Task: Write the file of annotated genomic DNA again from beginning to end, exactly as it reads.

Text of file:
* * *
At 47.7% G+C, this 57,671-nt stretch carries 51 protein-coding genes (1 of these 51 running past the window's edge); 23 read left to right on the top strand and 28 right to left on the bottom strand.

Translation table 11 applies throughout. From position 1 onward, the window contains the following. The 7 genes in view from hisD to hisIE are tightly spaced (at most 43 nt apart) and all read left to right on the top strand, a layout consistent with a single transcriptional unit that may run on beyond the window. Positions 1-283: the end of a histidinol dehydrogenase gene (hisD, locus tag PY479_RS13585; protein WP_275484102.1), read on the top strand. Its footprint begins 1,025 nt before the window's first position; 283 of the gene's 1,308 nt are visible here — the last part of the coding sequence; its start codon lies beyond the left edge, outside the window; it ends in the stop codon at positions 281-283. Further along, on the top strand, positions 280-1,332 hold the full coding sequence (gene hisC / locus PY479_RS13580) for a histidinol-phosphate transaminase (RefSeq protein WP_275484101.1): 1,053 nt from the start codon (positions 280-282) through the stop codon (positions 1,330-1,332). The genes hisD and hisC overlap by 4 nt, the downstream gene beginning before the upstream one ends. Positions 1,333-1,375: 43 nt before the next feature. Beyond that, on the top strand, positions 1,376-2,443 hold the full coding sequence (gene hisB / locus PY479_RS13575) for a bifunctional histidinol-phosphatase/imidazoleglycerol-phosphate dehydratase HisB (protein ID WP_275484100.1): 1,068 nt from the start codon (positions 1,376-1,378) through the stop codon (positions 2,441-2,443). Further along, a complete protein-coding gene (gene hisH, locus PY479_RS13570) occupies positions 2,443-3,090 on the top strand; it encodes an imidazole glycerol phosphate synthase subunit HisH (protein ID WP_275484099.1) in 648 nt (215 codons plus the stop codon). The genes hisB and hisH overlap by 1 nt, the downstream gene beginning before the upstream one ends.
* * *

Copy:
At 47.7% G+C, this 57,671-nt stretch carries 51 protein-coding genes (1 of these 51 running past the window's edge); 23 read left to right on the top strand and 28 right to left on the bottom strand.

Translation table 11 applies throughout. From position 1 onward, the window contains the following. The 7 genes in view from hisD to hisIE are tightly spaced (at most 43 nt apart) and all read left to right on the top strand, a layout consistent with a single transcriptional unit that may run on beyond the window. Positions 1-283: the end of a histidinol dehydrogenase gene (hisD, locus tag PY479_RS13585; protein WP_275484102.1), read on the top strand. Its footprint begins 1,025 nt before the window's first position; 283 of the gene's 1,308 nt are visible here — the last part of the coding sequence; its start codon lies beyond the left edge, outside the window; it ends in the stop codon at positions 281-283. Further along, on the top strand, positions 280-1,332 hold the full coding sequence (gene hisC / locus PY479_RS13580) for a histidinol-phosphate transaminase (RefSeq protein WP_275484101.1): 1,053 nt from the start codon (positions 280-282) through the stop codon (positions 1,330-1,332). The genes hisD and hisC overlap by 4 nt, the downstream gene beginning before the upstream one ends. Positions 1,333-1,375: 43 nt before the next feature. Beyond that, on the top strand, positions 1,376-2,443 hold the full coding sequence (gene hisB / locus PY479_RS13575) for a bifunctional histidinol-phosphatase/imidazoleglycerol-phosphate dehydratase HisB (protein ID WP_275484100.1): 1,068 nt from the start codon (positions 1,376-1,378) through the stop codon (positions 2,441-2,443). Further along, a complete protein-coding gene (gene hisH, locus PY479_RS13570) occupies positions 2,443-3,090 on the top strand; it encodes an imidazole glycerol phosphate synthase subunit HisH (protein ID WP_275484099.1) in 648 nt (215 codons plus the stop codon). The genes hisB and hisH overlap by 1 nt, the downstream gene beginning before the upstream one ends.